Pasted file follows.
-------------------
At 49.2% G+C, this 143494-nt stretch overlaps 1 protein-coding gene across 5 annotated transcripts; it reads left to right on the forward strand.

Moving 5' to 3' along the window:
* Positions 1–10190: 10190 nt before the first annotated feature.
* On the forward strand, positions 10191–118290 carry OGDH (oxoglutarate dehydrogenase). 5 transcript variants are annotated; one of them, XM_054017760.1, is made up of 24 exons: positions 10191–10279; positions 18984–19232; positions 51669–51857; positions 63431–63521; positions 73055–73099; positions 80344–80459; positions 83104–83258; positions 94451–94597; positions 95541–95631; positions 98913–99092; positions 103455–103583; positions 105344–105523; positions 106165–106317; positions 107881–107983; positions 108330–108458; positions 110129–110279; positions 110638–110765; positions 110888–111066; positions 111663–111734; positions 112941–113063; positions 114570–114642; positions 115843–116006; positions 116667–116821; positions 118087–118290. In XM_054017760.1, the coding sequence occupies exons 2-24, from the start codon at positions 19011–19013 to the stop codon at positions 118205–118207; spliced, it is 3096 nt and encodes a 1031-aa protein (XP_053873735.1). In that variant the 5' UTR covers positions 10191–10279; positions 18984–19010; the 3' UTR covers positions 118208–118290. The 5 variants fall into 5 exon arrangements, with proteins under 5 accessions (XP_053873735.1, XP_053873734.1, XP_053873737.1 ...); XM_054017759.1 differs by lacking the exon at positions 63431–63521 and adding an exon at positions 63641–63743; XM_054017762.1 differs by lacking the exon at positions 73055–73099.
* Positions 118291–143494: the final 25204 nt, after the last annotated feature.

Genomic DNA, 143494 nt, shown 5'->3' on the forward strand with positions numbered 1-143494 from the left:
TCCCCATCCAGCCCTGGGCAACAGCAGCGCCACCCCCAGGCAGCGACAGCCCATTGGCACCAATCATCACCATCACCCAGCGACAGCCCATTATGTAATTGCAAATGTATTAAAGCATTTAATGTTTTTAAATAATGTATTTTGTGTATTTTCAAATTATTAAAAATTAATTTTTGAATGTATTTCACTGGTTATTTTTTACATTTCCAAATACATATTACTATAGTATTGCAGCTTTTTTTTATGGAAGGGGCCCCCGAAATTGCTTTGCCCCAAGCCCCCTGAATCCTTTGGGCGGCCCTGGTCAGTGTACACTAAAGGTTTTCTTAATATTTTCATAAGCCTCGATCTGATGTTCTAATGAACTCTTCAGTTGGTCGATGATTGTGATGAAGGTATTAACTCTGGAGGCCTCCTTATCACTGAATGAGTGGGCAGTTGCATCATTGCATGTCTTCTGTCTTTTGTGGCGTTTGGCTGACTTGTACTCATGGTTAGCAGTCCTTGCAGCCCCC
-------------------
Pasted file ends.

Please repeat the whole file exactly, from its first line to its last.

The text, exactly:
At 49.2% G+C, this 143494-nt stretch overlaps 1 protein-coding gene across 5 annotated transcripts; it reads left to right on the forward strand.

Moving 5' to 3' along the window:
* Positions 1–10190: 10190 nt before the first annotated feature.
* On the forward strand, positions 10191–118290 carry OGDH (oxoglutarate dehydrogenase). 5 transcript variants are annotated; one of them, XM_054017760.1, is made up of 24 exons: positions 10191–10279; positions 18984–19232; positions 51669–51857; positions 63431–63521; positions 73055–73099; positions 80344–80459; positions 83104–83258; positions 94451–94597; positions 95541–95631; positions 98913–99092; positions 103455–103583; positions 105344–105523; positions 106165–106317; positions 107881–107983; positions 108330–108458; positions 110129–110279; positions 110638–110765; positions 110888–111066; positions 111663–111734; positions 112941–113063; positions 114570–114642; positions 115843–116006; positions 116667–116821; positions 118087–118290. In XM_054017760.1, the coding sequence occupies exons 2-24, from the start codon at positions 19011–19013 to the stop codon at positions 118205–118207; spliced, it is 3096 nt and encodes a 1031-aa protein (XP_053873735.1). In that variant the 5' UTR covers positions 10191–10279; positions 18984–19010; the 3' UTR covers positions 118208–118290. The 5 variants fall into 5 exon arrangements, with proteins under 5 accessions (XP_053873735.1, XP_053873734.1, XP_053873737.1 ...); XM_054017759.1 differs by lacking the exon at positions 63431–63521 and adding an exon at positions 63641–63743; XM_054017762.1 differs by lacking the exon at positions 73055–73099.
* Positions 118291–143494: the final 25204 nt, after the last annotated feature.

Genomic DNA, 143494 nt, shown 5'->3' on the forward strand with positions numbered 1-143494 from the left:
TCCCCATCCAGCCCTGGGCAACAGCAGCGCCACCCCCAGGCAGCGACAGCCCATTGGCACCAATCATCACCATCACCCAGCGACAGCCCATTATGTAATTGCAAATGTATTAAAGCATTTAATGTTTTTAAATAATGTATTTTGTGTATTTTCAAATTATTAAAAATTAATTTTTGAATGTATTTCACTGGTTATTTTTTACATTTCCAAATACATATTACTATAGTATTGCAGCTTTTTTTTATGGAAGGGGCCCCCGAAATTGCTTTGCCCCAAGCCCCCTGAATCCTTTGGGCGGCCCTGGTCAGTGTACACTAAAGGTTTTCTTAATATTTTCATAAGCCTCGATCTGATGTTCTAATGAACTCTTCAGTTGGTCGATGATTGTGATGAAGGTATTAACTCTGGAGGCCTCCTTATCACTGAATGAGTGGGCAGTTGCATCATTGCATGTCTTCTGTCTTTTGTGGCGTTTGGCTGACTTGTACTCATGGTTAGCAGTCCTTGCAGCCCCC